It's not actually in there , no matter how many times I read it (nor is "privacy", which is what abortion hinges on).  I know, I know... tell it to the justices... But a bad interpretation does not an abortion clause make.

Oh sure, the Constitution IF followed by politicians could theoretically protect the Catholic faith from the State, but it also protects false creeds (theistic and anti-theistic), which if left unchecked could easily overthrow a government and impose any laws they wish on our one true Faith.

Power and authority are from God.  If they are not steered towards furthering God's will "Thy kingdom come, Thy will be done on Earth as it is in Heaven" then what fate should we expect of America other than that of any other empire that displeased Him throughout history?

Gay marriage, is there anything in the Constitution on that?  As far as I know, its perfectly constitutional.  The Constitution is just one more flawed document, not to be held in any great regard by Catholics.

Polygamy, beastiality and other abominations are most likely Constitutional.  Nothing in there preventing them.
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#17
(07-29-2011, 04:58 PM)LoneWolfRadTrad Wrote: Oh sure, the Constitution IF followed by politicians could theoretically protect the Catholic faith from the State, but it also protects false creeds (theistic and anti-theistic), which if left unchecked could easily overthrow a government and impose any laws they wish on our one true Faith.

Power and authority are from God.  If they are not steered towards furthering God's will "Thy kingdom come, Thy will be done on Earth as it is in Heaven" then what fate should we expect of America other than that of any other empire that displeased Him throughout history?

Gay marriage, is there anything in the Constitution on that?  As far as I know, its perfectly constitutional.  The Constitution is just one more flawed document, not to be held in any great regard by Catholics.

Polygamy, beastiality and other abominations are most likely Constitutional.  Nothing in there preventing them.

You confuse the point, so I'll slow it down for you:

IMHO, the best form of government is a Catholic Confessional Monarchy, so I understand the problems with a permissive constitution.

But. the USA's version of Christianity is decidedly Protestant-- so if the USA were going to establish a religion, it would be heresy.

Therefore, the American constitution protects Catholics.  It also has nothing to do with Americanism, which is when Catholics try to use the American model of freedom to usurp Catholic morality in traditionally Catholic countries.

Here it protects us.  Other places it would ruin us.
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#18
(07-29-2011, 05:13 PM)WhollyRoaminCatholic Wrote:
(07-29-2011, 04:58 PM)LoneWolfRadTrad Wrote: Oh sure, the Constitution IF followed by politicians could theoretically protect the Catholic faith from the State, but it also protects false creeds (theistic and anti-theistic), which if left unchecked could easily overthrow a government and impose any laws they wish on our one true Faith.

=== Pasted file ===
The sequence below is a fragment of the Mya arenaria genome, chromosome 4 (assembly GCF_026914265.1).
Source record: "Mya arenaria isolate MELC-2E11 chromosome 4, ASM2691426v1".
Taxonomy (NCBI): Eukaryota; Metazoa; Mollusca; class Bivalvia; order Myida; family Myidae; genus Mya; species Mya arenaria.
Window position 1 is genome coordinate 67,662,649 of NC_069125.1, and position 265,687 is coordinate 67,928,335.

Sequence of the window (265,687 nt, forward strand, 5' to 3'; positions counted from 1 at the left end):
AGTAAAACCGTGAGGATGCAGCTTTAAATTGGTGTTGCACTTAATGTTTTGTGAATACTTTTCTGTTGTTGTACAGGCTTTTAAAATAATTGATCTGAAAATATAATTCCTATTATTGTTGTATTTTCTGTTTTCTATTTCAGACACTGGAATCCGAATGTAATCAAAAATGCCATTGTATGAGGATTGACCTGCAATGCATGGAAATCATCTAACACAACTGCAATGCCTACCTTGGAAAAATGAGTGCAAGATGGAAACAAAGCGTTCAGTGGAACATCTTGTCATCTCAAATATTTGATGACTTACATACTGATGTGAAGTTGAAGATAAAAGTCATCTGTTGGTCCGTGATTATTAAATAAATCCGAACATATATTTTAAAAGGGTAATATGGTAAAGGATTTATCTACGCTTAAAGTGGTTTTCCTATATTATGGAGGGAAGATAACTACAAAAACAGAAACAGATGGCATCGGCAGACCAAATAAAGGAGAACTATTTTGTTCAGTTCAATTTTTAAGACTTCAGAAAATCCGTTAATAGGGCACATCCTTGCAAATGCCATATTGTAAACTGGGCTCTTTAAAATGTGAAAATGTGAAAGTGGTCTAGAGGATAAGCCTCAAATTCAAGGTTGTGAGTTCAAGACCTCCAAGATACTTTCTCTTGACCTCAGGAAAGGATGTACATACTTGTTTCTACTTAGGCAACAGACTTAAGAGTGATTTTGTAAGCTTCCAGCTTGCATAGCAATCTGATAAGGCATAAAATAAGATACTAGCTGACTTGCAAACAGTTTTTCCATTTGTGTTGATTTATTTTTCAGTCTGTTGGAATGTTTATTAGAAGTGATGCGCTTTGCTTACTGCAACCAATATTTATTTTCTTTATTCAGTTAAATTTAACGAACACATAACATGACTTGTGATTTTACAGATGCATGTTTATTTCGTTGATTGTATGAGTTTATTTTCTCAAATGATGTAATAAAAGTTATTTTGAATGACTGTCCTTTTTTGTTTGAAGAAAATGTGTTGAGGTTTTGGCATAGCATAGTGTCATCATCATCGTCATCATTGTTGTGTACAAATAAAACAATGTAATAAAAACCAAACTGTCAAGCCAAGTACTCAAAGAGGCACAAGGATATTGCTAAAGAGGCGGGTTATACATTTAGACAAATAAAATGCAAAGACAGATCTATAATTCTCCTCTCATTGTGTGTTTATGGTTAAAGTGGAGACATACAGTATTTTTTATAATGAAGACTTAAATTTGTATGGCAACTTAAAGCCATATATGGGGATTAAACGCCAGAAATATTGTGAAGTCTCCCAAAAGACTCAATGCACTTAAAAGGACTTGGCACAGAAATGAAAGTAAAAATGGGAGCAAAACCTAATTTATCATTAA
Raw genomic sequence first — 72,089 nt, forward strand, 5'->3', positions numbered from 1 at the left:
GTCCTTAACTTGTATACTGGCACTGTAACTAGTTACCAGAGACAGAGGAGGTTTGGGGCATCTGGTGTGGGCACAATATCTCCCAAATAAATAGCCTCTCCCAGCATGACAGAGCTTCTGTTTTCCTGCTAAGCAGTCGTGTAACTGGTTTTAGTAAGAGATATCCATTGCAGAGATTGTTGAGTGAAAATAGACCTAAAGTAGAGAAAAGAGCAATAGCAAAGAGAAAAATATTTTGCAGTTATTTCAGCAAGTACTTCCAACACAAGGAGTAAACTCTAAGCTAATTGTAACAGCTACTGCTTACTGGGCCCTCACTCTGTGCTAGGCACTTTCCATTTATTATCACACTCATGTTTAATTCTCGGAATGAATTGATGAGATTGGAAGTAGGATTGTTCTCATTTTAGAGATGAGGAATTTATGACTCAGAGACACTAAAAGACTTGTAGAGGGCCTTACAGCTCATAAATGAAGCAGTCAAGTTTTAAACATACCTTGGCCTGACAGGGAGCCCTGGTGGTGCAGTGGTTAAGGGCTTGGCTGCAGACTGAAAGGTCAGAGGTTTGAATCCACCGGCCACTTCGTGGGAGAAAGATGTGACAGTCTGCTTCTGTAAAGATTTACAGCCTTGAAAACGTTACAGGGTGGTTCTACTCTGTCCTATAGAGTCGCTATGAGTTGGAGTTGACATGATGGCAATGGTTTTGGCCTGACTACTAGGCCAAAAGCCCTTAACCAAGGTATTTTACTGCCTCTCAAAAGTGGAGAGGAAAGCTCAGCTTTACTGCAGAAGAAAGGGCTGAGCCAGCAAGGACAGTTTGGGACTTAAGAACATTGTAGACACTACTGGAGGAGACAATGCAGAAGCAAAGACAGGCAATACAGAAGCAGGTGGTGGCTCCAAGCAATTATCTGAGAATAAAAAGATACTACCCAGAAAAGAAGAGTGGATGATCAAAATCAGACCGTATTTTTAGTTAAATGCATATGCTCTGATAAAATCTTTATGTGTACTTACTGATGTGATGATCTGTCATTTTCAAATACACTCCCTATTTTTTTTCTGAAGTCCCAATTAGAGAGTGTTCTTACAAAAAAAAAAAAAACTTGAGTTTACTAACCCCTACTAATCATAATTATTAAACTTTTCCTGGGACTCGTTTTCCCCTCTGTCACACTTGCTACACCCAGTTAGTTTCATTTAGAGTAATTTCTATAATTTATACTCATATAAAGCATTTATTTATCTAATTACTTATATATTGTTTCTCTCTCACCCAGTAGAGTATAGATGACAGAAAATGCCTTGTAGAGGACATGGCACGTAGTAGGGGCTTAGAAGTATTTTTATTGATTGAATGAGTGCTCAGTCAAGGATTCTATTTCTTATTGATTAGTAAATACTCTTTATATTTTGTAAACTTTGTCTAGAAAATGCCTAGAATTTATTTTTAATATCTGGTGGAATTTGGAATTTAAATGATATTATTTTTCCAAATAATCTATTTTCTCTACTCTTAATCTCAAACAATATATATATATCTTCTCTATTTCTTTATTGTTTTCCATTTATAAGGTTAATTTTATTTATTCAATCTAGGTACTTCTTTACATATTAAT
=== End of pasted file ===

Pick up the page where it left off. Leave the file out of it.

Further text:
Power and authority are from God.  If they are not steered towards furthering God's will "Thy kingdom come, Thy will be done on Earth as it is in Heaven" then what fate should we expect of America other than that of any other empire that displeased Him throughout history?

Gay marriage, is there anything in the Constitution on that?  As far as I know, its perfectly constitutional.  The Constitution is just one more flawed document, not to be held in any great regard by Catholics.

Polygamy, beastiality and other abominations are most likely Constitutional.  Nothing in there preventing them.

You confuse the point, so I'll slow it down for you:

IMHO, the best form of government is a Catholic Confessional Monarchy, so I understand the problems with a permissive constitution.

But. the USA's version of Christianity is decidedly Protestant-- so if the USA were going to establish a religion, it would be heresy.

Therefore, the American constitution protects Catholics.  It also has nothing to do with Americanism, which is when Catholics try to use the American model of freedom to usurp Catholic morality in traditionally Catholic countries.

Here it protects us.  Other places it would ruin us.

Its only delaying the inevitable and dragging plenty of Catholics down with it.
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#19
(07-29-2011, 08:28 PM)LoneWolfRadTrad Wrote:
(07-29-2011, 05:13 PM)WhollyRoaminCatholic Wrote:
(07-29-2011, 04:58 PM)LoneWolfRadTrad Wrote: Oh sure, the Constitution IF followed by politicians could theoretically protect the Catholic faith from the State, but it also protects false creeds (theistic and anti-theistic), which if left unchecked could easily overthrow a government and impose any laws they wish on our one true Faith.

Power and authority are from God.  If they are not steered towards furthering God's will "Thy kingdom come, Thy will be done on Earth as it is in Heaven" then what fate should we expect of America other than that of any other empire that displeased Him throughout history?

Gay marriage, is there anything in the Constitution on that?  As far as I know, its perfectly constitutional.  The Constitution is just one more flawed document, not to be held in any great regard by Catholics.

Polygamy, beastiality and other abominations are most likely Constitutional.  Nothing in there preventing them.

You confuse the point, so I'll slow it down for you:

IMHO, the best form of government is a Catholic Confessional Monarchy, so I understand the problems with a permissive constitution.

But. the USA's version of Christianity is decidedly Protestant-- so if the USA were going to establish a religion, it would be heresy.

Therefore, the American constitution protects Catholics.  It also has nothing to do with Americanism, which is when Catholics try to use the American model of freedom to usurp Catholic morality in traditionally Catholic countries.

Here it protects us.  Other places it would ruin us.

Its only delaying the inevitable and dragging plenty of Catholics down with it.

Delays the inevitable what?
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#20
The modern world's collapse.